Memes (31 Jul 2002)
I'm going to quote out of an email reply I just wrote tonight. It's a little rambling, but never mind. I think it's kind of interesting and hopefully will help me get a grip of my thoughts faster next time I'm thinking around these areas.
Tune of the moment: Scooter - Ramp (The Logical Song) (Radio Mix)
I don't think memes/genes are conscious, but I do think that, as replicators, they can exert a powerful influence to aid their replications. You can often pick out features in memeplexes (a set of interacting memes which can be functionally treated as a whole) designed as an `immune system' etc. For example the Christian ideas of "I am the one true god, worship no other" and of faith seem (to me) to fit into that category.
You can certainly pick out other categories of memes in memeplexes too:
- Insertion vectors:
- explaining the meaning of life
- giving hope after death
- Gene interactions, keeping the host alive:
- Rules for hygiene and living
- (Evangelical branches are strong in these)
- Unbelievers go to hell come Judgement Day
- Missionary stories
- Benefit for the creator (sometimes):
Memes/genes also provide an ethical axiom which allows the construction of morals which I consider to be reasonable. Of course I'm working backwards here (from the high level towards to axioms) and I'm sure that working the other way could lead to morals that I couldn't accept.
However, it does lead to some positions which many would find objectionable. For one I much more supportive of animal testing than most. I'm also quite supportive of the idea of genetically modifying a human germline with the proviso that we get better at it first.
I don't think I can articulate the structure I want to at the moment. Maybe I'll come back to it later. (if you're reading this I guess I didn't).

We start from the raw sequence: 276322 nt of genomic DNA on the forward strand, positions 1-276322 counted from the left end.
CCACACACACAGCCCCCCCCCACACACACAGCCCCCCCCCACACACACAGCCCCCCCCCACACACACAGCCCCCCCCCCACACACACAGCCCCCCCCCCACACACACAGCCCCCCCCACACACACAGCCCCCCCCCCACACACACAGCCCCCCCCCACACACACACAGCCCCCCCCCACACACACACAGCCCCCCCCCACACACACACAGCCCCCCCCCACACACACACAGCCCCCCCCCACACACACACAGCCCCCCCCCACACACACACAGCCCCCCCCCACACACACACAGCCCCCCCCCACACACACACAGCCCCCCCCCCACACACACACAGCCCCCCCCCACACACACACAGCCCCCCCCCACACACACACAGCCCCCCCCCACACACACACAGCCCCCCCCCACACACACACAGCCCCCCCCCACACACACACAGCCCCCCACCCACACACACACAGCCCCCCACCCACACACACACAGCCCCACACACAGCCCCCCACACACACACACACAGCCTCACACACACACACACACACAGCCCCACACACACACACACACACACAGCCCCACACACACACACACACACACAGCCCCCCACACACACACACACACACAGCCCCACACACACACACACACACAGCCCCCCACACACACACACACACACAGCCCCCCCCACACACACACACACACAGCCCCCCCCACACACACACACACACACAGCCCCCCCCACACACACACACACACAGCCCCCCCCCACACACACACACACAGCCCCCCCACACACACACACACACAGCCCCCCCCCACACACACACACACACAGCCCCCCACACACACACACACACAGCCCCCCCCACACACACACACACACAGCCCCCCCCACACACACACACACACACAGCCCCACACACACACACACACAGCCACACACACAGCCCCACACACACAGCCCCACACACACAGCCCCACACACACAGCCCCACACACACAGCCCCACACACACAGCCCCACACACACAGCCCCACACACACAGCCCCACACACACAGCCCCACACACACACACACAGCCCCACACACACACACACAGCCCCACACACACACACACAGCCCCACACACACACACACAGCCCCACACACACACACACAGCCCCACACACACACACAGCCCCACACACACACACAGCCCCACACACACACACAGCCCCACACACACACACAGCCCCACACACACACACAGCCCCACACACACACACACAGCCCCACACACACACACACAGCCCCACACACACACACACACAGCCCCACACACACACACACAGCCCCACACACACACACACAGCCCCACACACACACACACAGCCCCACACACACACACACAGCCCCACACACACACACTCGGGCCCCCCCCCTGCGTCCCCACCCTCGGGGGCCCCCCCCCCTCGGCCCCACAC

Later: Ok, I still don't think I can articulate it so I'm leaving that last paragraph in, but here goes:
Since I'm making value judgements about moral systems I must have some built in morality (memes) which almost certainly come from my upbringing. My upbringing is mostly Christian, but not strongly so. My parents don't go to church etc so I have a pretty common Western set (don't kill people, be nice etc).
However, I feel the need to justify those memes and I flat out reject the theistic aspects of Christianity. I also reject some of those upbringing moral memes. So either I have `scientific model' memes too or something is built in.
Now, morals change all over the world and can generally be overridden/ignored in a Lord of the Flies type of way. But there is a certain sense of grace that I'm wondering might be built in. The grace I'm talking about is the beauty of great mathematical proofs or the elegance of superb design.
I cannot see that this is generally communicated as a meme and it seems to have existed (in some individuals) in many different cultures and at many different times.
So maybe my need to justify my moral set comes from an inbuilt human attribute rather than a meme. And an justification needs axioms, which is where memetic theory came in.